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District of Highlands loses appeal over quarry

Mines inspector not required to investigate climate change while issuing permits.

Wednesday June 16, 2021 | HIGHLANDS, BC

by Jalen Codrington | Island Social Trends

This is the second in an ongoing series of articles concerning the District of Highlands and OK Industries quarry. The first can be read here.

The District of Highlands has been dealt another setback in efforts to quash the strip-mine currently being built within their community.

On Monday June 14, the courts rejected an appeal brought forth by the Highlands District Community Association (HDCA) regarding the legitimacy of the Mines Permit which authorized the quarry.

The three BC Court of Appeal judges unanimously ruled that although the mines inspector (formerly the statutory decision maker) did not investigate the impacts the quarry would have on climate change, his failure to do so did not render his decision unreasonable.

“In my view, this is a submission that seeks a legislative response to a problem of global magnitude, but provides no basis for this court to intervene,” Justice Barbara Fisher stated.


OK Industries (OKI) bought the vacant lot from the provincial government in 2015. When OKI went to the District of Highlands to rezone the 65-acre property from greenbelt to commercial industrial, it was met with unanimous opposition. The district cited concerns about noise, air pollution, biodiversity loss, and groundwater contamination.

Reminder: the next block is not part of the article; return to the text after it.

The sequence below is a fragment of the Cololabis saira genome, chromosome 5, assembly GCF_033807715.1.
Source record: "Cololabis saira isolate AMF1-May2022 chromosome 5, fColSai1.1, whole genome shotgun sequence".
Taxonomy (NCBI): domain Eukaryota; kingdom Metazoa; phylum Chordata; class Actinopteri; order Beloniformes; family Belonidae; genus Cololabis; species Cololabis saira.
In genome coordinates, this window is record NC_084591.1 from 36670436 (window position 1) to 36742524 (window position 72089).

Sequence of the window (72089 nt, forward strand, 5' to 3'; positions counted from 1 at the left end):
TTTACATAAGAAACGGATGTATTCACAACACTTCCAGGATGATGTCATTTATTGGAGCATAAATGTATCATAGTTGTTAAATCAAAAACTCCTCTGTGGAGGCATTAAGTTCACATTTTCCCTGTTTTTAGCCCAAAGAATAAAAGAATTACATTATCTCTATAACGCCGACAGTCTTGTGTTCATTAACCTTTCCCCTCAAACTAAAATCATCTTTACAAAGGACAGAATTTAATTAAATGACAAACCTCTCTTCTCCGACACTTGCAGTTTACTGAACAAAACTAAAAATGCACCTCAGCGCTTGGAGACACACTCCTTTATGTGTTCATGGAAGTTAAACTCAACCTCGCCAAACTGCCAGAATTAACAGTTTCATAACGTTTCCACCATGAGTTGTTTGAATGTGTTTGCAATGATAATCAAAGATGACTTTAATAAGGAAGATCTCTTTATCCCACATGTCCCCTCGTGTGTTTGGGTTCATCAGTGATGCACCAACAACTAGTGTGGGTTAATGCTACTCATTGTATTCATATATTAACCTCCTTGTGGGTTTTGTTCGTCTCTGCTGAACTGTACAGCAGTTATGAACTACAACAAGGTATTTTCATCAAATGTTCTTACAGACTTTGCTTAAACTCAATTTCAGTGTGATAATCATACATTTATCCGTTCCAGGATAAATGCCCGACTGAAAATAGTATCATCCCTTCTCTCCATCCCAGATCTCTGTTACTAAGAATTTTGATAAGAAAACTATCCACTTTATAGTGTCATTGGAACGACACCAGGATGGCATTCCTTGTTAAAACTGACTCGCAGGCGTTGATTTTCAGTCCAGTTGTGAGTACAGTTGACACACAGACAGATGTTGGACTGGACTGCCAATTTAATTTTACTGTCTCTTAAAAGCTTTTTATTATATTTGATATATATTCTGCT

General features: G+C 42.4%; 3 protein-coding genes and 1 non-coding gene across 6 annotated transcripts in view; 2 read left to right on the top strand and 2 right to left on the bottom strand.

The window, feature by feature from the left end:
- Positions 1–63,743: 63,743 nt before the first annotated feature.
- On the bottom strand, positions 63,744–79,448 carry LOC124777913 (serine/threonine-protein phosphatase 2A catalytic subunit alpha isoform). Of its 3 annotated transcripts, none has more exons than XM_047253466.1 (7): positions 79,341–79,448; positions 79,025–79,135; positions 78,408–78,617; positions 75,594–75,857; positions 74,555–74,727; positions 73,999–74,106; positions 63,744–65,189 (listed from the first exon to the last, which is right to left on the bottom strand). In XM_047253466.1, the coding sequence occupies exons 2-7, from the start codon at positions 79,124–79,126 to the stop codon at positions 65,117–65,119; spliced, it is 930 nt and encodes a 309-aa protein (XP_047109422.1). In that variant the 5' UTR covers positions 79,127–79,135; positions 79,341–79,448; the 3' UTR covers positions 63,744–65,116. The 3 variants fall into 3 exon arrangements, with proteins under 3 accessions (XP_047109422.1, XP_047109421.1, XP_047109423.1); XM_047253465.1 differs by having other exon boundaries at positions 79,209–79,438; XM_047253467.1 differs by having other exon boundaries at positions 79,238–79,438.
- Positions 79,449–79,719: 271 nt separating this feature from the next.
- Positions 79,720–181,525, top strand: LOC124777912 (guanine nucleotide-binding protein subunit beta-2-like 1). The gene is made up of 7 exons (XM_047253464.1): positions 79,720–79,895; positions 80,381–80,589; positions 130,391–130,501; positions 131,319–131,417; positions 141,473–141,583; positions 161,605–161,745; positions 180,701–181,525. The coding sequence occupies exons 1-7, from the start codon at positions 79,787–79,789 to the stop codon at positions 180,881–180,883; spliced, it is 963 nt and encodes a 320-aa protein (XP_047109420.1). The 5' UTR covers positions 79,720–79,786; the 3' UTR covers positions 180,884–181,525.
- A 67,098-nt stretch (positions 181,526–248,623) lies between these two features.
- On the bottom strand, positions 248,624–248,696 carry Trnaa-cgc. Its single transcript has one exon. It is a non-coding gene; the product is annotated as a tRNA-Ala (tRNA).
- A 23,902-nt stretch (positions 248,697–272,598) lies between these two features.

The paving company then went to the Ministry of Energy, Mines, and Low Carbon Innovation (MEMLCI) to apply for a mines permit, which would override the opposition of the community.

In March of 2020, Don Harrison, Senior Inspector of Mines, acting on behalf of the MEMLC, granted OKI a permit to convert the property into an aggregate strip-mine. In a detailed report, Harrison outlines his decision-making process, and addresses all the concerns of the district. He noted that OKI had retained the third-party consultants needed to address the concerns, and had revised the original quarry design based on their recommendations.

“I find that I cannot reasonably refuse to issue a Mines Act permit for the Application based solely on public opposition,” wrote Harrison, “without science-based technical evidence that indicates my considerations have left out critical, credible and reliable information and undisputable facts.”

But the HDCA argues that Harrison left one critical fact overlooked – namely, the consideration of climate change.

Latest court appearance:

In May 2021, the BC Court of Appeal heard arguments from Ian Knapp, a lawyer hired by the HDCA. Also present were lawyers hired by OKI, as well as lawyers from the province.

Knapp argued the Mines Inspector failed to account for climate change impacts when assessing OKI’s application, rendering his decision to grant the permit unreasonable. Knapp pointed out that the quarry site, being a forested area, is a carbon sink, which draws in carbon content from the atmosphere and stores it in the soil and plants.